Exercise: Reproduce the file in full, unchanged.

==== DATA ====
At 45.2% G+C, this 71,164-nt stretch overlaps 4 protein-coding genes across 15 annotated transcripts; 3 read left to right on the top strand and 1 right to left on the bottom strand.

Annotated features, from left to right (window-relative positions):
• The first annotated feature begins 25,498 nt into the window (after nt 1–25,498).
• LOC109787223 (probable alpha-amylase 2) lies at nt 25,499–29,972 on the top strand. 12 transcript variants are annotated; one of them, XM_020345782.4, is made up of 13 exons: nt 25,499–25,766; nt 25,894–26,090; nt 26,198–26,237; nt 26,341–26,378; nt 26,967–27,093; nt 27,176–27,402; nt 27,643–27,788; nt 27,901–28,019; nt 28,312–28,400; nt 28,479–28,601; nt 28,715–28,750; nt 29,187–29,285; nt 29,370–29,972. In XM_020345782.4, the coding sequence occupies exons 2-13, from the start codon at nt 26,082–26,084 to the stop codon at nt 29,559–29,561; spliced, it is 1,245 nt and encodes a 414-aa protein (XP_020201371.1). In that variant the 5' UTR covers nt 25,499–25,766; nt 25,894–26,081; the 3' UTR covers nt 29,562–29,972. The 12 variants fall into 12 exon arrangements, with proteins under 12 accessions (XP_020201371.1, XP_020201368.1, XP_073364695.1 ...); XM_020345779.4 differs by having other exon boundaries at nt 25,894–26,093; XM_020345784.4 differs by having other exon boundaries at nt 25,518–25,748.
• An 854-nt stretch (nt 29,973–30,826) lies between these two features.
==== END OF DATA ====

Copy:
At 45.2% G+C, this 71,164-nt stretch overlaps 4 protein-coding genes across 15 annotated transcripts; 3 read left to right on the top strand and 1 right to left on the bottom strand.

Annotated features, from left to right (window-relative positions):
• The first annotated feature begins 25,498 nt into the window (after nt 1–25,498).
• LOC109787223 (probable alpha-amylase 2) lies at nt 25,499–29,972 on the top strand. 12 transcript variants are annotated; one of them, XM_020345782.4, is made up of 13 exons: nt 25,499–25,766; nt 25,894–26,090; nt 26,198–26,237; nt 26,341–26,378; nt 26,967–27,093; nt 27,176–27,402; nt 27,643–27,788; nt 27,901–28,019; nt 28,312–28,400; nt 28,479–28,601; nt 28,715–28,750; nt 29,187–29,285; nt 29,370–29,972. In XM_020345782.4, the coding sequence occupies exons 2-13, from the start codon at nt 26,082–26,084 to the stop codon at nt 29,559–29,561; spliced, it is 1,245 nt and encodes a 414-aa protein (XP_020201371.1). In that variant the 5' UTR covers nt 25,499–25,766; nt 25,894–26,081; the 3' UTR covers nt 29,562–29,972. The 12 variants fall into 12 exon arrangements, with proteins under 12 accessions (XP_020201371.1, XP_020201368.1, XP_073364695.1 ...); XM_020345779.4 differs by having other exon boundaries at nt 25,894–26,093; XM_020345784.4 differs by having other exon boundaries at nt 25,518–25,748.
• An 854-nt stretch (nt 29,973–30,826) lies between these two features.